PressKill: an Arduino Game

PressKill is a physical game for four players I designed and made using an Arduino for a school project. The making of the game involves programming, soldering, making vector plans, laser cutting and some gluing. Wanna make a rad game to play with friends? Read on!

Rules for the game:

  1. When any player presses their button, they get a point and the Deadzone starts.
  2. When any player presses their button during the Deadzone, they loose and are out of the game.
  3. 5 seconds after its start the Deadzone ends. There is no indication of this.
  4. The first player that has five points or is the last to stand, wins.

Teacher Notes

Teachers! Did you use this instructable in your classroom?
Add a Teacher Note to share how you incorporated it into your lesson.

Step 1: Parts

Here is a list of all the parts that went into the physical build of the game.

  • 1 Arduino
  • 4 large arcade buttons with optional lights
  • 16 female connectors
  • 4 white led's
  • 4 220 Ohm resistors
  • 4 10.000 Ohm resistors
  • lots of wire
  • heat shrink tubing
  • perfboard
  • 1 sheet of 3mm MDF wood
  • woodglue

I also used the following tools:

  • Soldering iron
  • Laser cutter
  • Heat gun (lighter works as well)

Step 2: Wiring

The wiring itself is not that complicated, it's just tedious because you need to do the same thing four times, once for each button. Here is a good instructable for the button pins: Big-dome-push-button-LinkIt-basics

Alright, here's the thing in just five steps:

  1. Insert the LED's into the arcade buttons. If your buttons are easily compatible with LED's, great! Mine weren't, so I soldered them in place.
  2. Attach the female connectors to some wires. I soldered them to strengthen the connection and added some heat shrink tubing, using the heat gun, for safety. I color coded the wires to be negative (grey) and positive (red).
  3. Solder all the wires for each button to a small piece of perfboard, to add the right resistors. It also helps to organize a bit. Check to included image for a close look at the different wires and resistors. Then connect the wires with the female connectors to the button. now repeat four times!
  4. Solder all the wires of each button that go into the 5V and GND of the Arduino onto another small piece of perfboard, in parallel. this way you only have to hook two wires to your Arduino instead of eight.
  5. This is an optional step, but if you like to stay somewhat organized like me, label the wires from each button that go into the PINs of the Arduino. I color-coded mine by button color.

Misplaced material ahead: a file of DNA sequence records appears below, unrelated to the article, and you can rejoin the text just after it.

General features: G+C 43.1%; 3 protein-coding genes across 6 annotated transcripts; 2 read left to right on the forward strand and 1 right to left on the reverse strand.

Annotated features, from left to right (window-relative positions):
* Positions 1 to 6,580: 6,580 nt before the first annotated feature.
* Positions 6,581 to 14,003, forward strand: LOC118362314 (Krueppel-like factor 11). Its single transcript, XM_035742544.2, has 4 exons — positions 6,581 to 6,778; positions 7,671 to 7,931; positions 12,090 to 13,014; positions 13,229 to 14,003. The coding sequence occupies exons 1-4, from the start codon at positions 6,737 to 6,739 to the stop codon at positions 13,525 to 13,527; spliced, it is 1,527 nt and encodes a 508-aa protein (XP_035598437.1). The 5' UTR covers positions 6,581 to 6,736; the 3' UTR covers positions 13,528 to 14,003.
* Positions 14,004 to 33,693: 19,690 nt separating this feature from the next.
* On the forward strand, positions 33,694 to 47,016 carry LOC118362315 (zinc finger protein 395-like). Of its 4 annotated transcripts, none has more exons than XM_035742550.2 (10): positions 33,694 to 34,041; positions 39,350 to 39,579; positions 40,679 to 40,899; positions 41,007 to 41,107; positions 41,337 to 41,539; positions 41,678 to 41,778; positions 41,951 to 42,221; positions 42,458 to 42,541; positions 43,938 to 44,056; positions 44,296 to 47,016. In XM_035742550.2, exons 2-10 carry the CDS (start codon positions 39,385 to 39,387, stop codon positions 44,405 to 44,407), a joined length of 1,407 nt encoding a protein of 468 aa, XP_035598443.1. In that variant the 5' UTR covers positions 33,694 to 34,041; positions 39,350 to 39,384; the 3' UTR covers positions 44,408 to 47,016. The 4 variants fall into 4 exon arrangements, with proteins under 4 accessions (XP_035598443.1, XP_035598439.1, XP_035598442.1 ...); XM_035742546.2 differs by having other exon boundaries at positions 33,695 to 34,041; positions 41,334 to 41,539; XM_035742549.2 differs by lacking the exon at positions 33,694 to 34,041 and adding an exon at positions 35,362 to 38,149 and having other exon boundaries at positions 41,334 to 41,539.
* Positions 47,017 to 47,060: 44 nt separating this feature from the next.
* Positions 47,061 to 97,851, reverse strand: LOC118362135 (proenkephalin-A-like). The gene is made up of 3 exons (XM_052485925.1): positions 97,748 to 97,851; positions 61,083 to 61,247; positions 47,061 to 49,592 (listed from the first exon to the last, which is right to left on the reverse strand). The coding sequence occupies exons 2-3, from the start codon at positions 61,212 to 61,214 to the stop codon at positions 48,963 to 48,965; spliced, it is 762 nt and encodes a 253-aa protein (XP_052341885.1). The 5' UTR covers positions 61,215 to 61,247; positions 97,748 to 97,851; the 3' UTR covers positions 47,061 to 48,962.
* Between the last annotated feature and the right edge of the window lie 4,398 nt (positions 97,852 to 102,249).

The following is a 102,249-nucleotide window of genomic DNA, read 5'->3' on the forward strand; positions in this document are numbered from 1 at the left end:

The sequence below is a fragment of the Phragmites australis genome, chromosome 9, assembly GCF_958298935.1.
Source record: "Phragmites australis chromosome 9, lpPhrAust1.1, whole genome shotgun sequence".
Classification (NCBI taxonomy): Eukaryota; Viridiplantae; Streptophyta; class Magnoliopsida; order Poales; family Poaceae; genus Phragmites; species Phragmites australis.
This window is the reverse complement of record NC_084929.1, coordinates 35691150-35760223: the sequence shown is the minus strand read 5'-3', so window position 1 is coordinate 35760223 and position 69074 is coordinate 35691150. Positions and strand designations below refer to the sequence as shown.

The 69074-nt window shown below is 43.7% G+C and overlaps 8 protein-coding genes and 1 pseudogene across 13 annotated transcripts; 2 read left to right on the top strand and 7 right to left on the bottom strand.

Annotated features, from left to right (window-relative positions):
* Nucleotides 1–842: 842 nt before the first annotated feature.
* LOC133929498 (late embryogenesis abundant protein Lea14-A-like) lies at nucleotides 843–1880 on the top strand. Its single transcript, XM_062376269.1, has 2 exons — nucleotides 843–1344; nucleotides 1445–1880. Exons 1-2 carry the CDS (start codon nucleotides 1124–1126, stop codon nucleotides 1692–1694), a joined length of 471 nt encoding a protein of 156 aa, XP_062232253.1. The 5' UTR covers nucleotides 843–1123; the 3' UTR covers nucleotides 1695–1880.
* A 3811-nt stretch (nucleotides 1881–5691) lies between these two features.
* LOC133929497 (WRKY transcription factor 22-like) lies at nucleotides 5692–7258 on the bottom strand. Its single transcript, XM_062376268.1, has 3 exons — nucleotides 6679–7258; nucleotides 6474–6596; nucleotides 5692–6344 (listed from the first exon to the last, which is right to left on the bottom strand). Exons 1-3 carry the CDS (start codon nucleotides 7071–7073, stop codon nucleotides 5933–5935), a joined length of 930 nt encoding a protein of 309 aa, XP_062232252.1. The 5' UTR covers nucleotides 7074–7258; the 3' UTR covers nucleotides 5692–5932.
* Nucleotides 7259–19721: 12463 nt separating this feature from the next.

That's about it for the electronics! If you're smarter than me, plan your circuits beforehand so you can manage cables easy and avoid a big spaghetti of wires.

Step 3: Box

For personal reasons, I wanted to make a laser cut box to hold all the electronics. It's a rather simple shape and can easily be made by just sawing wood and drilling round holes, so if that's faster or more accessible for you, that'be a smart move. But let me tell you, those finger joints look cool as heck.

I took the pattern for the box from makercase.com, who make it really easy to not draw all the finger joints myself. I then modified the pattern in Inkscape, a free vector drawing program. In my experience Inkscape isn't good at exporting .dxf-files that are read by the laser cutter, so a solution for that problem is to use Adobe Illustrator.

The box itself measures 30 x 30 x 10 centimeters. Once you have your mdf laser cut you can glue the panels together. Don't glue the bottom in though! It serves as a upside-down lid to access the hardware. You can make it attachable by gluing some magnets to the inside. I didn't, simply because I didn't need to. It is a good decision if you want to move the box a lot without the bottom falling off.

Note: the plans provided in this instructable don't include a hole for a power cable to the Arduino. I drilled one myself, but you can change the plans to accommodate one, or put a 5 V power source inside the box. There's still plenty of space for that.

Step 4: Code

Here's the code for the Arduino. It's made by me and can contain bugs, although I haven't noticed any yet, for now. It's commented and you're very free to further optimize, modify or add to it.

Step 5: Have Fun!

This may sound cheesy, but I do mean it: have fun making and playing! Just also remember: not having fun is also part of the fun of making. If you get stuck, play around and experiment to find new solutions to problems. It's how I was able to make this game. Thanks for reading!

Be the First to Share

    Recommendations

    • Made with Math Contest

      Made with Math Contest
    • Multi-Discipline Contest

      Multi-Discipline Contest
    • Robotics Contest

      Robotics Contest

    Discussions

    1
    None
    DIY Hacks and How Tos

    9 months ago

    This would be a fun way to develop you internal sense of timing.